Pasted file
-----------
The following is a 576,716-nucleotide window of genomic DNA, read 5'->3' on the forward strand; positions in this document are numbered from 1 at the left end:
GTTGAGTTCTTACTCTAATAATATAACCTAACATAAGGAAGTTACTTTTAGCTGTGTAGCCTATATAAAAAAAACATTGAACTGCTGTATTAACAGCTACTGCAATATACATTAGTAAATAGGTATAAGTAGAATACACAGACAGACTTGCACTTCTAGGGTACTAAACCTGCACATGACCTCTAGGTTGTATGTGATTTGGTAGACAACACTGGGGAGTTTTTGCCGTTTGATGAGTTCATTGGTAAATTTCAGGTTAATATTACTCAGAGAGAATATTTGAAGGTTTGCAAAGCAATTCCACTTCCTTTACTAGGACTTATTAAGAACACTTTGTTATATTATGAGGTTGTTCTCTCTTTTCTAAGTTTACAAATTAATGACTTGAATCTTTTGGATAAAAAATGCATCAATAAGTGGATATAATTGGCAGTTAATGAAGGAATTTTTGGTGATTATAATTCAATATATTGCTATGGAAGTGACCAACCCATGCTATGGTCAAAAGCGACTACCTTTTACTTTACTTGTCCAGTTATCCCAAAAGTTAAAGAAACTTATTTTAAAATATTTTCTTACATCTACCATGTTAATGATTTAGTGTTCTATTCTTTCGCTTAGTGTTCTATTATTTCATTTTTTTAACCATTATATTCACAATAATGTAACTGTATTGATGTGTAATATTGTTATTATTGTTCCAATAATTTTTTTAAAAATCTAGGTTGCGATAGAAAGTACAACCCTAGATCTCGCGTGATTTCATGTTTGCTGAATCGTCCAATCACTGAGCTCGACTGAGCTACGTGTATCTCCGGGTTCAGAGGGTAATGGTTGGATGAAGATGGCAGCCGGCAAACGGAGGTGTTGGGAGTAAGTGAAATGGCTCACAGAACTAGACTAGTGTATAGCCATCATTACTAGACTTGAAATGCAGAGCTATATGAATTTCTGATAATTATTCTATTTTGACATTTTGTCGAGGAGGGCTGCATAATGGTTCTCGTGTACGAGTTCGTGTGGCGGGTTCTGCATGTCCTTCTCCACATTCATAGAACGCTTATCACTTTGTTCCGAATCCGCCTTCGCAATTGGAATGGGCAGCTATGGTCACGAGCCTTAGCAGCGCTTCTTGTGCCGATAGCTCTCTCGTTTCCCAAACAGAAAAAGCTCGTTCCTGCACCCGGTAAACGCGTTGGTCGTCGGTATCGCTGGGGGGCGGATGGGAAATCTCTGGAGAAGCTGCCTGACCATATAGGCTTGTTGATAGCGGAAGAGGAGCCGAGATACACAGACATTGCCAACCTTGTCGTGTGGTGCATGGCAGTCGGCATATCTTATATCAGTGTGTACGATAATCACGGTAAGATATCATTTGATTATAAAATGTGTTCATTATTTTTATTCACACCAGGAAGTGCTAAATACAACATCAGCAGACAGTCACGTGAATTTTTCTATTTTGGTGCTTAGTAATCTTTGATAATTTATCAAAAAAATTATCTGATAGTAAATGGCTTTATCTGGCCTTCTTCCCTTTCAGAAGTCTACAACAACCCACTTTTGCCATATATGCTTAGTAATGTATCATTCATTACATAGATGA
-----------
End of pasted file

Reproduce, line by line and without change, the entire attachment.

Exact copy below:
The following is a 576,716-nucleotide window of genomic DNA, read 5'->3' on the forward strand; positions in this document are numbered from 1 at the left end:
GTTGAGTTCTTACTCTAATAATATAACCTAACATAAGGAAGTTACTTTTAGCTGTGTAGCCTATATAAAAAAAACATTGAACTGCTGTATTAACAGCTACTGCAATATACATTAGTAAATAGGTATAAGTAGAATACACAGACAGACTTGCACTTCTAGGGTACTAAACCTGCACATGACCTCTAGGTTGTATGTGATTTGGTAGACAACACTGGGGAGTTTTTGCCGTTTGATGAGTTCATTGGTAAATTTCAGGTTAATATTACTCAGAGAGAATATTTGAAGGTTTGCAAAGCAATTCCACTTCCTTTACTAGGACTTATTAAGAACACTTTGTTATATTATGAGGTTGTTCTCTCTTTTCTAAGTTTACAAATTAATGACTTGAATCTTTTGGATAAAAAATGCATCAATAAGTGGATATAATTGGCAGTTAATGAAGGAATTTTTGGTGATTATAATTCAATATATTGCTATGGAAGTGACCAACCCATGCTATGGTCAAAAGCGACTACCTTTTACTTTACTTGTCCAGTTATCCCAAAAGTTAAAGAAACTTATTTTAAAATATTTTCTTACATCTACCATGTTAATGATTTAGTGTTCTATTCTTTCGCTTAGTGTTCTATTATTTCATTTTTTTAACCATTATATTCACAATAATGTAACTGTATTGATGTGTAATATTGTTATTATTGTTCCAATAATTTTTTTAAAAATCTAGGTTGCGATAGAAAGTACAACCCTAGATCTCGCGTGATTTCATGTTTGCTGAATCGTCCAATCACTGAGCTCGACTGAGCTACGTGTATCTCCGGGTTCAGAGGGTAATGGTTGGATGAAGATGGCAGCCGGCAAACGGAGGTGTTGGGAGTAAGTGAAATGGCTCACAGAACTAGACTAGTGTATAGCCATCATTACTAGACTTGAAATGCAGAGCTATATGAATTTCTGATAATTATTCTATTTTGACATTTTGTCGAGGAGGGCTGCATAATGGTTCTCGTGTACGAGTTCGTGTGGCGGGTTCTGCATGTCCTTCTCCACATTCATAGAACGCTTATCACTTTGTTCCGAATCCGCCTTCGCAATTGGAATGGGCAGCTATGGTCACGAGCCTTAGCAGCGCTTCTTGTGCCGATAGCTCTCTCGTTTCCCAAACAGAAAAAGCTCGTTCCTGCACCCGGTAAACGCGTTGGTCGTCGGTATCGCTGGGGGGCGGATGGGAAATCTCTGGAGAAGCTGCCTGACCATATAGGCTTGTTGATAGCGGAAGAGGAGCCGAGATACACAGACATTGCCAACCTTGTCGTGTGGTGCATGGCAGTCGGCATATCTTATATCAGTGTGTACGATAATCACGGTAAGATATCATTTGATTATAAAATGTGTTCATTATTTTTATTCACACCAGGAAGTGCTAAATACAACATCAGCAGACAGTCACGTGAATTTTTCTATTTTGGTGCTTAGTAATCTTTGATAATTTATCAAAAAAATTATCTGATAGTAAATGGCTTTATCTGGCCTTCTTCCCTTTCAGAAGTCTACAACAACCCACTTTTGCCATATATGCTTAGTAATGTATCATTCATTACATAGATGA